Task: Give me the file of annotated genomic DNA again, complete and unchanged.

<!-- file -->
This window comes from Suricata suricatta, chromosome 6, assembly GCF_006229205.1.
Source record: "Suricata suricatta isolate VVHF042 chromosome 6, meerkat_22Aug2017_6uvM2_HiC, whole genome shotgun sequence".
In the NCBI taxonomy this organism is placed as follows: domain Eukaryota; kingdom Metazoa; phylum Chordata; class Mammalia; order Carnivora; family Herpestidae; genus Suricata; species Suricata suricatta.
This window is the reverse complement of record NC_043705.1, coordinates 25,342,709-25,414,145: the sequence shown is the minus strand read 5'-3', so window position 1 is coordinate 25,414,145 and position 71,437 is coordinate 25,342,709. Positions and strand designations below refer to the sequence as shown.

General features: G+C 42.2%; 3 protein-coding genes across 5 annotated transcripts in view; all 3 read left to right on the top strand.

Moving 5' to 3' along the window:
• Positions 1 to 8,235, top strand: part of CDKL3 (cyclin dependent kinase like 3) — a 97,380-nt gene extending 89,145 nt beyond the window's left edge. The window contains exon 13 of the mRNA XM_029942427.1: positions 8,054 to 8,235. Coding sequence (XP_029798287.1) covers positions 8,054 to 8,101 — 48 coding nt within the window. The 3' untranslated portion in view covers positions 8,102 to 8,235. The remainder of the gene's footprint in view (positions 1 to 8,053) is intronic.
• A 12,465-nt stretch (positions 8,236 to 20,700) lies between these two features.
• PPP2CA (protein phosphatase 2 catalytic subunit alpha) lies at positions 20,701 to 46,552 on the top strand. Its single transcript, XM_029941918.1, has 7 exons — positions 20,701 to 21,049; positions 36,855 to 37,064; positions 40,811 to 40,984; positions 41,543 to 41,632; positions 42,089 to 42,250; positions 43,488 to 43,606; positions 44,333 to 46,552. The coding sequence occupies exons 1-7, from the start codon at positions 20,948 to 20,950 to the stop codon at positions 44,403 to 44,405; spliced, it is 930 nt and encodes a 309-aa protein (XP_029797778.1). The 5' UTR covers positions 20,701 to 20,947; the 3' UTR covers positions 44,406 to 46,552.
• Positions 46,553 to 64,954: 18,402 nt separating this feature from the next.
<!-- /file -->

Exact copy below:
This window comes from Suricata suricatta, chromosome 6, assembly GCF_006229205.1.
Source record: "Suricata suricatta isolate VVHF042 chromosome 6, meerkat_22Aug2017_6uvM2_HiC, whole genome shotgun sequence".
In the NCBI taxonomy this organism is placed as follows: domain Eukaryota; kingdom Metazoa; phylum Chordata; class Mammalia; order Carnivora; family Herpestidae; genus Suricata; species Suricata suricatta.
This window is the reverse complement of record NC_043705.1, coordinates 25,342,709-25,414,145: the sequence shown is the minus strand read 5'-3', so window position 1 is coordinate 25,414,145 and position 71,437 is coordinate 25,342,709. Positions and strand designations below refer to the sequence as shown.

General features: G+C 42.2%; 3 protein-coding genes across 5 annotated transcripts in view; all 3 read left to right on the top strand.

Moving 5' to 3' along the window:
• Positions 1 to 8,235, top strand: part of CDKL3 (cyclin dependent kinase like 3) — a 97,380-nt gene extending 89,145 nt beyond the window's left edge. The window contains exon 13 of the mRNA XM_029942427.1: positions 8,054 to 8,235. Coding sequence (XP_029798287.1) covers positions 8,054 to 8,101 — 48 coding nt within the window. The 3' untranslated portion in view covers positions 8,102 to 8,235. The remainder of the gene's footprint in view (positions 1 to 8,053) is intronic.
• A 12,465-nt stretch (positions 8,236 to 20,700) lies between these two features.
• PPP2CA (protein phosphatase 2 catalytic subunit alpha) lies at positions 20,701 to 46,552 on the top strand. Its single transcript, XM_029941918.1, has 7 exons — positions 20,701 to 21,049; positions 36,855 to 37,064; positions 40,811 to 40,984; positions 41,543 to 41,632; positions 42,089 to 42,250; positions 43,488 to 43,606; positions 44,333 to 46,552. The coding sequence occupies exons 1-7, from the start codon at positions 20,948 to 20,950 to the stop codon at positions 44,403 to 44,405; spliced, it is 930 nt and encodes a 309-aa protein (XP_029797778.1). The 5' UTR covers positions 20,701 to 20,947; the 3' UTR covers positions 44,406 to 46,552.
• Positions 46,553 to 64,954: 18,402 nt separating this feature from the next.